AUSTIN - Peddlers of electronic cigarettes may claim their products only release harmless vapors, but a number of lawmakers are unconvinced and now working to quench sales to young people.

Texas is one of nine states that don't limit sales of e-cigarettes to youth - a status that could soon change. The Senate last week passed a bill banning e-cigarette sales to those under 18. Five proposals in the House, though different in some details, do the same.

Battery powered e-cigarettes produce vapors infused with nicotine and other chemicals, and they've become popular alternatives to traditional cigarettes, said Rep. Ryan Guillen, D-Rio Grande City. Some products have yet to be studied, he noted, raising concerns.

The U.S. Centers for Disease Control and Prevention report that a number of e-cigarette users are migrating from more traditional tobacco products, though a growing number of young users are new to nicotine.

In the meantime, congressional researches have found that e-cigarette companies are marketing to youth - for example, by giving away samples at concerts and sporting events.

Rep. Nicole Collier, D-Fort Worth, said that concerns her, as do the low barriers to purchase e-cigarettes.

“Currently my 14-year-old daughter can walk down the street from her school, enter the nearest vapor shop or convenience store, and legally purchase any e-cigarette or vapor product,” Collier said during a House hearing this week. “We must limit the sale of such products to adults. They’re new products and we are just now beginning the discussion of how to regulate such a product."

While some at the Tuesday hearing said e-cigarettes were useful in helping them to kick the habit of using traditional cigarettes, a number of high school students argued against them.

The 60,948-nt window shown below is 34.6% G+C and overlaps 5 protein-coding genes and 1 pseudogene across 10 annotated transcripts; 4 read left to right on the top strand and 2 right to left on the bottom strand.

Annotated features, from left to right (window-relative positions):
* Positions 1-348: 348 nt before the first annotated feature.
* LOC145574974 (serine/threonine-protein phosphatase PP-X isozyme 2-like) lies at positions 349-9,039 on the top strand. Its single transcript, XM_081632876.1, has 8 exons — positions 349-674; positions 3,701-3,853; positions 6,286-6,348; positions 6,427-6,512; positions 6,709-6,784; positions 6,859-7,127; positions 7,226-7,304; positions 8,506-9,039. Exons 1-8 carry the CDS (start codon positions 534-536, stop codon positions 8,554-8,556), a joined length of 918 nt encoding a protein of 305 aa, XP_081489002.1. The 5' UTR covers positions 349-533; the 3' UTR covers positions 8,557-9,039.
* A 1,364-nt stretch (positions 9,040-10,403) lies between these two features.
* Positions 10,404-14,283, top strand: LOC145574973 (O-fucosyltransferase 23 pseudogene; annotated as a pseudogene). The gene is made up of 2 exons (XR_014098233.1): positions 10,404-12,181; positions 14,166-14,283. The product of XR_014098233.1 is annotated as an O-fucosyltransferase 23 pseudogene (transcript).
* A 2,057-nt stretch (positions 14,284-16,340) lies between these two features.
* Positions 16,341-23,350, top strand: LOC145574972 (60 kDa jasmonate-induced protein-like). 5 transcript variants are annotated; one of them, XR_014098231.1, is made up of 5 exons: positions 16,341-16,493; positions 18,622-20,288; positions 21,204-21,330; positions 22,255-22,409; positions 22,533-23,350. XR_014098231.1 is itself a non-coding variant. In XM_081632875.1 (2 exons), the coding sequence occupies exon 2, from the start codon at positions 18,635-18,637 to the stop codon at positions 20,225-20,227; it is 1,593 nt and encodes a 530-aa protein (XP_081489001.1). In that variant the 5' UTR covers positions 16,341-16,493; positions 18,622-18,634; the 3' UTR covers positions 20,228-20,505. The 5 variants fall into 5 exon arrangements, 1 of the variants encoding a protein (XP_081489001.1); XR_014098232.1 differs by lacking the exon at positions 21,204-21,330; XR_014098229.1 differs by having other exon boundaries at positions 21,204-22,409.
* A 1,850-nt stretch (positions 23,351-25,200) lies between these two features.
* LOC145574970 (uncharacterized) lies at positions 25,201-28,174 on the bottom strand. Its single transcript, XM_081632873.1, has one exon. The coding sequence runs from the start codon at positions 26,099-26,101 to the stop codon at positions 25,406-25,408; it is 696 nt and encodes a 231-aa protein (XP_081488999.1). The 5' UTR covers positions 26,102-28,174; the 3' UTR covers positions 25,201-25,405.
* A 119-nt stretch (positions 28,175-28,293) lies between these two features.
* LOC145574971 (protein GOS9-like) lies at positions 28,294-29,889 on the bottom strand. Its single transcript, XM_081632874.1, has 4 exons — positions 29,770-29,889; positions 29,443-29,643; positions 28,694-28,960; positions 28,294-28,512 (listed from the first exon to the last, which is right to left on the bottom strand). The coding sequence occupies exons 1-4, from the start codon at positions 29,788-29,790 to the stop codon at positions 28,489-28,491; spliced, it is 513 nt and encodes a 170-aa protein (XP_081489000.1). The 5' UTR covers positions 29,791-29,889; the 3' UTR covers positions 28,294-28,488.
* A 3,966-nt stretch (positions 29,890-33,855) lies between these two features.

“Anyone can buy them, including 11-year-olds who are just transitioning to middle school,” said James Collins, a senior at Hays High School in Buda, about 15 miles south of Austin. “In addition, minors can use the devices to deliver hash oil and even methamphetamine.”

Andres Garza, a junior at Lehman High in Kyle, also south of Austin, noted that some manufacturers market e-cigarettes as “hookah pens.”

“One of my friends told me she had to force herself to throw away the e-cigarette because she was using it every single day,” Garza said. “She didn’t know that it was addictive. They think there’s nothing wrong with it.”

Dr. Jason Terk, president of the Texas Pediatric Society, said e-cigarettes have insinuated themselves into young patients’ lives and become a gateway to future tobacco use, not a means to quit.

“Children who start smoking as adolescents have a very high likelihood of becoming a lifelong customer of the tobacco companies,” said Terk, who also represents the Texas Medical Association. “These products are marketed, surreptitiously sometimes, to the youth, with popular names of tastes and flavorings.

Terk noted that science does not move as quickly as marketing, as it took years to recognize the ill-effects of regular tobacco use.

"It was only when the science finally caught up that we were able to enact appropriate limitation and access. The science will catch up with this, as well," he said. "In the meantime, out bar for children needs to be high. We need an evidence-based public policy for children and not leave it to the market."

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